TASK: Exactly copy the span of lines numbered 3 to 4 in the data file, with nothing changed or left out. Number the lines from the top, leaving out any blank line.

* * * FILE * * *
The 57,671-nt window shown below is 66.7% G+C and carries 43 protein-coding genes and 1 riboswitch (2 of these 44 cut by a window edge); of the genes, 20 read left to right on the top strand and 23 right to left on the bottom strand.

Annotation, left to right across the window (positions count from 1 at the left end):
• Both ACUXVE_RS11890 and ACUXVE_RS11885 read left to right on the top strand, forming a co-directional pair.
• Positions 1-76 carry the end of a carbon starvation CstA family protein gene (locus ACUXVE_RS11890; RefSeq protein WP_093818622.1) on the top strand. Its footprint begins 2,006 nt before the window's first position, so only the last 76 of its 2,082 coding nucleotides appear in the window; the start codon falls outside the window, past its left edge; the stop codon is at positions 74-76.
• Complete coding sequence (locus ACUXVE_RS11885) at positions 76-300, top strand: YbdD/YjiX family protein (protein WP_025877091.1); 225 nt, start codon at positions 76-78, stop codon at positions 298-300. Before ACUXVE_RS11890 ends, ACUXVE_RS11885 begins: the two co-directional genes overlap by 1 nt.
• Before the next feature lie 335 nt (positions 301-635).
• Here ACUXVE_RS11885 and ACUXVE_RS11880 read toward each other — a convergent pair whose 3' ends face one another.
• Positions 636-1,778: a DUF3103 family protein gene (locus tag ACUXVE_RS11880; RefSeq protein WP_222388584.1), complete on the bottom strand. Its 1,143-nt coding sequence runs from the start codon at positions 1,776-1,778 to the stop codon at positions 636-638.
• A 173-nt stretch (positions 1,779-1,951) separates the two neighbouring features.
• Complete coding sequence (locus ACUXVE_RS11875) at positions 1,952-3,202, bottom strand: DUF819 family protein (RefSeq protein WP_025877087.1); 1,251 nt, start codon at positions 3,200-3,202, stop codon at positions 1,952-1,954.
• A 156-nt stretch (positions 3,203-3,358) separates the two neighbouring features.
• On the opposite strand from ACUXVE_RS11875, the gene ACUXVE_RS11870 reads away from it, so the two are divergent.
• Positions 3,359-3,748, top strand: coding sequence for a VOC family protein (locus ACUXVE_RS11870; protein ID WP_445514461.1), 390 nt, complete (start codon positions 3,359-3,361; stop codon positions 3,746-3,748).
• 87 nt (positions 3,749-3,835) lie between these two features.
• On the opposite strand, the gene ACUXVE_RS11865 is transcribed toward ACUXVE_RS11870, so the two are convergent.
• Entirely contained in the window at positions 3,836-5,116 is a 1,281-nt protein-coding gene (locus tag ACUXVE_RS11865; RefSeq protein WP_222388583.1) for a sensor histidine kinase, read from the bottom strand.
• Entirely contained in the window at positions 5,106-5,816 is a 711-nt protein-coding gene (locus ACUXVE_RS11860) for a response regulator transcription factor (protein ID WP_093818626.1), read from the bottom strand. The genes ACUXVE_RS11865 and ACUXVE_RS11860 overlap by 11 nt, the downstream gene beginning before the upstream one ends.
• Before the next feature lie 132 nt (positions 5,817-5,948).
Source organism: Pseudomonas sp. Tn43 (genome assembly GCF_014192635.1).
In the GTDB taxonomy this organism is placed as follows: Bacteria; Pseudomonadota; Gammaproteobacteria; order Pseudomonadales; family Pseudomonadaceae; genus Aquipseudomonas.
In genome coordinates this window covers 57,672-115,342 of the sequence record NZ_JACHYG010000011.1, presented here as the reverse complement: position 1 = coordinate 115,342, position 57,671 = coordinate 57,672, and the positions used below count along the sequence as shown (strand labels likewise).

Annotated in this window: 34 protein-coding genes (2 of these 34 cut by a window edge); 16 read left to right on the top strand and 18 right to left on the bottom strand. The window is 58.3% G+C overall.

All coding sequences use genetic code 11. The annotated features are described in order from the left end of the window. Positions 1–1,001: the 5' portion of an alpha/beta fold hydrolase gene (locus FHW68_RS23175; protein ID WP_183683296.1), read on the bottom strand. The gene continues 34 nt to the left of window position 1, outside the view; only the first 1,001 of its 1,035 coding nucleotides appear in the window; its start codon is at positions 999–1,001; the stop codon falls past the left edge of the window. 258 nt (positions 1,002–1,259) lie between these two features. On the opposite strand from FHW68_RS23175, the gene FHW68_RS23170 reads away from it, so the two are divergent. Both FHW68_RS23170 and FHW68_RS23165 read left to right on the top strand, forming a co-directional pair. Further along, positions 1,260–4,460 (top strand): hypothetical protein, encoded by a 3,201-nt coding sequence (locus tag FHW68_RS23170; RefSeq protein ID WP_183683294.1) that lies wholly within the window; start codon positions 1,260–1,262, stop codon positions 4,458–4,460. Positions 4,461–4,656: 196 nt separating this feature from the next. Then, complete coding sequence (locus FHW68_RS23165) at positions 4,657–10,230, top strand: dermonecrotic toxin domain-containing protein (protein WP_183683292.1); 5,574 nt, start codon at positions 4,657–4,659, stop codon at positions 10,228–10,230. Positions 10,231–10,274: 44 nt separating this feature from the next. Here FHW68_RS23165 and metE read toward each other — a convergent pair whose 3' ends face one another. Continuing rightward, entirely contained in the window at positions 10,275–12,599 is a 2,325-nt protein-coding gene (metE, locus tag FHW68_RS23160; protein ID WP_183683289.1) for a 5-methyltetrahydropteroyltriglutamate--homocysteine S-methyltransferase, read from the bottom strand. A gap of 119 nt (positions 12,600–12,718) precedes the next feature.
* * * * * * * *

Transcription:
• Both ACUXVE_RS11890 and ACUXVE_RS11885 read left to right on the top strand, forming a co-directional pair.
• Positions 1-76 carry the end of a carbon starvation CstA family protein gene (locus ACUXVE_RS11890; RefSeq protein WP_093818622.1) on the top strand. Its footprint begins 2,006 nt before the window's first position, so only the last 76 of its 2,082 coding nucleotides appear in the window; the start codon falls outside the window, past its left edge; the stop codon is at positions 74-76.